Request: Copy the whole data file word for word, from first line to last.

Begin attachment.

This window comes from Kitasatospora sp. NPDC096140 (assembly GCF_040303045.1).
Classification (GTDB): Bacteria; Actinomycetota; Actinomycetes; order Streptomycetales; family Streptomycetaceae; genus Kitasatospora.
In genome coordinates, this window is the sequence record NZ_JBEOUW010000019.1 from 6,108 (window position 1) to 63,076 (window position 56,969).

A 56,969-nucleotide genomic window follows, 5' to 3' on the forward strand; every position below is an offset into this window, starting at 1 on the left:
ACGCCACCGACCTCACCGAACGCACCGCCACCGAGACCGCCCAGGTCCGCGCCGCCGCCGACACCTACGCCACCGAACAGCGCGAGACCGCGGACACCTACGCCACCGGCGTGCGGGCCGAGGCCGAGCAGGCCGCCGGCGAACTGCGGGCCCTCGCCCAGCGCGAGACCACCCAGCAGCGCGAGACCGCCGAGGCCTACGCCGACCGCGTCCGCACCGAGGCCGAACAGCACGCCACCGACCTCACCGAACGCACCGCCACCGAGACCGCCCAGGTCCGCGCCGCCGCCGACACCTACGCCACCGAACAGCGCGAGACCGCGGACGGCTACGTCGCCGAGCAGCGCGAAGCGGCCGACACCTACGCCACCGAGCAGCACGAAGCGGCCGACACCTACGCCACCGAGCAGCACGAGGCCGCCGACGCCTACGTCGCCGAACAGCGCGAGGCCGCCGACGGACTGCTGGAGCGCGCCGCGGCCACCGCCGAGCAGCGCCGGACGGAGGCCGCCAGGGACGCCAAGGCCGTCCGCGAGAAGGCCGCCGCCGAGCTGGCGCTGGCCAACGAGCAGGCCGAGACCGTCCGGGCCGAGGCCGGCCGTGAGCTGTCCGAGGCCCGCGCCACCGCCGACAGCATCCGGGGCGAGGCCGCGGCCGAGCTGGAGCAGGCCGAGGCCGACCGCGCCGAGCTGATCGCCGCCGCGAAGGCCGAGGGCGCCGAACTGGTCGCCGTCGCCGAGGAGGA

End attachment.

This window comes from Kitasatospora sp. NPDC096140 (assembly GCF_040303045.1).
Classification (GTDB): Bacteria; Actinomycetota; Actinomycetes; order Streptomycetales; family Streptomycetaceae; genus Kitasatospora.
In genome coordinates, this window is the sequence record NZ_JBEOUW010000019.1 from 6,108 (window position 1) to 63,076 (window position 56,969).

A 56,969-nucleotide genomic window follows, 5' to 3' on the forward strand; every position below is an offset into this window, starting at 1 on the left:
ACGCCACCGACCTCACCGAACGCACCGCCACCGAGACCGCCCAGGTCCGCGCCGCCGCCGACACCTACGCCACCGAACAGCGCGAGACCGCGGACACCTACGCCACCGGCGTGCGGGCCGAGGCCGAGCAGGCCGCCGGCGAACTGCGGGCCCTCGCCCAGCGCGAGACCACCCAGCAGCGCGAGACCGCCGAGGCCTACGCCGACCGCGTCCGCACCGAGGCCGAACAGCACGCCACCGACCTCACCGAACGCACCGCCACCGAGACCGCCCAGGTCCGCGCCGCCGCCGACACCTACGCCACCGAACAGCGCGAGACCGCGGACGGCTACGTCGCCGAGCAGCGCGAAGCGGCCGACACCTACGCCACCGAGCAGCACGAAGCGGCCGACACCTACGCCACCGAGCAGCACGAGGCCGCCGACGCCTACGTCGCCGAACAGCGCGAGGCCGCCGACGGACTGCTGGAGCGCGCCGCGGCCACCGCCGAGCAGCGCCGGACGGAGGCCGCCAGGGACGCCAAGGCCGTCCGCGAGAAGGCCGCCGCCGAGCTGGCGCTGGCCAACGAGCAGGCCGAGACCGTCCGGGCCGAGGCCGGCCGTGAGCTGTCCGAGGCCCGCGCCACCGCCGACAGCATCCGGGGCGAGGCCGCGGCCGAGCTGGAGCAGGCCGAGGCCGACCGCGCCGAGCTGATCGCCGCCGCGAAGGCCGAGGGCGCCGAACTGGTCGCCGTCGCCGAGGAGGA